Thursday, July 3


Mark Segraves, WTOP, DC More than 500,000 Americans of voting age cannot vote because of a felony conviction, according to the most recent data from he Bureau of Justice Statistics and a 2004 report published in the The Columbia Human Rights Law Review. Nearly half of them are African American.

When it comes to restoring a felon's right to vote, the most liberal states are Vermont and Maine, where felons don't lose their voting privileges and can even vote in jail. The two most restrictive states are Virginia and Kentucky. In those states, convicted felons can only have their voting rights restored by the governor. . .

Advocates for reforming what they call "felony disenfranchisement" say the process for restoring voting rights is too cumbersome, and point to jurisdictions like Maryland and the District of Columbia as best practices. In Maryland, a felon's voting rights are restored automatically once they complete their prison sentence and probation or parole. In the District, felons can vote as soon as they are released from prison -- even if they are still on probation.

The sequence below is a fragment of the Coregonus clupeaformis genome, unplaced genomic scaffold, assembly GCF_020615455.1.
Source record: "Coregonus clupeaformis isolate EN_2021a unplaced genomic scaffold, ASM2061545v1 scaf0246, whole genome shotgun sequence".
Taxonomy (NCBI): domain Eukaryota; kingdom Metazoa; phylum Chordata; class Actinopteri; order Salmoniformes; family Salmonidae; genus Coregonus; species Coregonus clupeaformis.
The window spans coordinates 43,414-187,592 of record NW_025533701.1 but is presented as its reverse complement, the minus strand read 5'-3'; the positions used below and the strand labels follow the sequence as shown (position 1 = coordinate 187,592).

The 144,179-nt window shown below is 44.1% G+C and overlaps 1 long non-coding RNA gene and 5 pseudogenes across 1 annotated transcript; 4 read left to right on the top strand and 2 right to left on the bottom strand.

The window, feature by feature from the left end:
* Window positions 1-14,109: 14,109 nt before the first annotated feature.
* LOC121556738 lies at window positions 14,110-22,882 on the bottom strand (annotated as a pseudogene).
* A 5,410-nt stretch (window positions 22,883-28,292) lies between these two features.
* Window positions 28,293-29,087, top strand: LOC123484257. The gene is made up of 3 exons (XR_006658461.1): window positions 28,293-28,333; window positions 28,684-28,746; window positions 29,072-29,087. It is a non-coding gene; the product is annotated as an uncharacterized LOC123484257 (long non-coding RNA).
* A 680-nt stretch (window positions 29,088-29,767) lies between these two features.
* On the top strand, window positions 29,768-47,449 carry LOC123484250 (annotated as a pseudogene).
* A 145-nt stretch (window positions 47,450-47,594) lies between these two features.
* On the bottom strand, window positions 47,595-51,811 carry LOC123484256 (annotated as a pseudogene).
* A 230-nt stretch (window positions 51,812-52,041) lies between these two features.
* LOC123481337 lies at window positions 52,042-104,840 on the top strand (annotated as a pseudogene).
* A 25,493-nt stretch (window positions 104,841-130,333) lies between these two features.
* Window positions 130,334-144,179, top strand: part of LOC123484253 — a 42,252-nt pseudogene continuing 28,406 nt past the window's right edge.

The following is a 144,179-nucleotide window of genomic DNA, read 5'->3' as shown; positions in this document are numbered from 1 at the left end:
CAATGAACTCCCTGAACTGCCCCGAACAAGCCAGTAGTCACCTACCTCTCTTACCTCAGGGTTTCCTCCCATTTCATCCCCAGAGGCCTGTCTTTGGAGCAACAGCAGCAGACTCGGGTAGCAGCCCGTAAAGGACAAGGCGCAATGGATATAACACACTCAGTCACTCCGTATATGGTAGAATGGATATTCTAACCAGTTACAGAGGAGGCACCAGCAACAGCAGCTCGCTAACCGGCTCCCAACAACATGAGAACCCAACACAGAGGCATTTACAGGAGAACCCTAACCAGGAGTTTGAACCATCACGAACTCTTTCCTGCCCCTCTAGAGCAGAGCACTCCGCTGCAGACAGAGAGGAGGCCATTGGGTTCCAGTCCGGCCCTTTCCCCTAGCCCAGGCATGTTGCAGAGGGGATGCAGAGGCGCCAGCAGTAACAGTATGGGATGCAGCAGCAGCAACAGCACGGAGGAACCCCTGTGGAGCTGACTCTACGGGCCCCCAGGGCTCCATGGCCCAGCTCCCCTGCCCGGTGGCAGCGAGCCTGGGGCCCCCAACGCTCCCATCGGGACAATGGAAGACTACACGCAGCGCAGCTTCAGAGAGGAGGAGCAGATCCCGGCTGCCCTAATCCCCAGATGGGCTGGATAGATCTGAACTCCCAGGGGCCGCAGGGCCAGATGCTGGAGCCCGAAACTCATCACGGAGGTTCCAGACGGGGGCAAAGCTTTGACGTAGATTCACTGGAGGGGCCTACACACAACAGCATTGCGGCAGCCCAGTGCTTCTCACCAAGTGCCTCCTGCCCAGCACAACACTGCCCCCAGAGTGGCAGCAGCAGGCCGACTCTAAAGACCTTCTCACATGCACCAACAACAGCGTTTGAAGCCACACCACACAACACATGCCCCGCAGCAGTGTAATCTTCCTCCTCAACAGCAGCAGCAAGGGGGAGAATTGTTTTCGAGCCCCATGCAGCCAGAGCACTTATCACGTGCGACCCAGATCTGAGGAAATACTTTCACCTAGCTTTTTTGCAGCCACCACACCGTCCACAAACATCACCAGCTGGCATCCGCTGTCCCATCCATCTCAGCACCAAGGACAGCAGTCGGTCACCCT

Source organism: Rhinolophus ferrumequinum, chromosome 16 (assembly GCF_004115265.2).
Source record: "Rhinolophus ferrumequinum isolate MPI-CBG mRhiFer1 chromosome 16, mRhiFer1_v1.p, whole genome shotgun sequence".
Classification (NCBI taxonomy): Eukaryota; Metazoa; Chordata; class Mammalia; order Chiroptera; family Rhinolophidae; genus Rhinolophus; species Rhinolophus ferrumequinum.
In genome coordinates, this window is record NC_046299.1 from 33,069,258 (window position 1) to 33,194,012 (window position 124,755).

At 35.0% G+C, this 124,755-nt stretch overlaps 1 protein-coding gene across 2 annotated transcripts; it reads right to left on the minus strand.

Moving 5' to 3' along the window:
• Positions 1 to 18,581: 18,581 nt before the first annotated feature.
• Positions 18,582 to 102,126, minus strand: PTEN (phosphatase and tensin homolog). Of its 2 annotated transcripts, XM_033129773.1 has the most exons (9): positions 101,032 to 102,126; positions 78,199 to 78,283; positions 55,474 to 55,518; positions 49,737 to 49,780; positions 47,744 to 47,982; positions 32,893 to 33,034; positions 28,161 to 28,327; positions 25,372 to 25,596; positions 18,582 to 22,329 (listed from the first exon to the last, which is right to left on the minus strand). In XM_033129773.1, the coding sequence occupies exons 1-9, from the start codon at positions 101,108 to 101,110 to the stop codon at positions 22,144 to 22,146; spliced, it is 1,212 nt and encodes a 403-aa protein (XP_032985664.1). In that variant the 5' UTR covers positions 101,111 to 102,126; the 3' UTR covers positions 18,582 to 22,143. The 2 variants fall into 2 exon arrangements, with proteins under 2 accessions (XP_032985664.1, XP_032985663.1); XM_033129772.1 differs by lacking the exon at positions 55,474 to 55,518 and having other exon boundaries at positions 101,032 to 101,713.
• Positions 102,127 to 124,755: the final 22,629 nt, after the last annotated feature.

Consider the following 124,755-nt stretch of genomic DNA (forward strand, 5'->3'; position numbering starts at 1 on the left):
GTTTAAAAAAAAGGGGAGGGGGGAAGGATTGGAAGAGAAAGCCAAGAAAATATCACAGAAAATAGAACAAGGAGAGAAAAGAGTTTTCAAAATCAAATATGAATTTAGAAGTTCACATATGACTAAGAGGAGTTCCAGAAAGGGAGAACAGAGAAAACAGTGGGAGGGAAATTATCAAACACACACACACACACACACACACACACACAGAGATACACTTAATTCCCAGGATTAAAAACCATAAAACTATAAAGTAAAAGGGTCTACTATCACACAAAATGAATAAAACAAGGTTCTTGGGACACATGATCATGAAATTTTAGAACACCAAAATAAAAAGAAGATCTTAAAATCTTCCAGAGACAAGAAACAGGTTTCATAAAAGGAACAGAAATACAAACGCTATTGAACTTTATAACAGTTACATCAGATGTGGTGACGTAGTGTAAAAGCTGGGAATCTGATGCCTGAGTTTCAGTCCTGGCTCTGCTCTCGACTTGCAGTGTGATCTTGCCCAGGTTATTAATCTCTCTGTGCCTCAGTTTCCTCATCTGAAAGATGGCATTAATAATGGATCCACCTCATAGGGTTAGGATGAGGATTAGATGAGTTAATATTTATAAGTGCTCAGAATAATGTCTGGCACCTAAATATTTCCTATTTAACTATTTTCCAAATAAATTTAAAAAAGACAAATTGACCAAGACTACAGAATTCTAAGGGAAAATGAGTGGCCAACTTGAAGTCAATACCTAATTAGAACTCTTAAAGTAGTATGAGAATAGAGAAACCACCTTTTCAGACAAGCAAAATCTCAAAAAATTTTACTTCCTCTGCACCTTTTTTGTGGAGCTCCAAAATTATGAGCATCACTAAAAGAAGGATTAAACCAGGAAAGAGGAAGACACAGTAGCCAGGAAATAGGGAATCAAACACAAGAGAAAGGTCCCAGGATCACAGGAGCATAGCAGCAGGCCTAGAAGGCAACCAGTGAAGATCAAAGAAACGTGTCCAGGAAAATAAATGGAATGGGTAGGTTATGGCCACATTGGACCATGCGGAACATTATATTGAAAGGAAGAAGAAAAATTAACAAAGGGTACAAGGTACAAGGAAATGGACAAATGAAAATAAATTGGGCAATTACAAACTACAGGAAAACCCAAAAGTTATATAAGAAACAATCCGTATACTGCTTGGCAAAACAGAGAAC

Those same advocates point to a study by sociologists Chris Uggen and Jeff Manza, which shows felons who vote are 50 percent less likely to be re-arrested. . .

In 2006, Rhode Island became the first state to reform voting rights for felons by a voter referendum. Question 2 passed with more than 52 percent of the vote, allowing formerly incarcerated persons on parole or probation to vote. That put 15,000 people back in the voting booths. In the past 10 years, 16 states have passed new laws making it easier for former inmates to vote.

On the flip side, only Utah and Massachusetts have moved in the other direction. In 1998, 80 percent of the Utah electorate voted in favor of restricting an inmates right to vote. In 2000, Massachusetts voters, by a 2-to-1 margin, approved taking away the right of incarcerated felons to vote in state elections.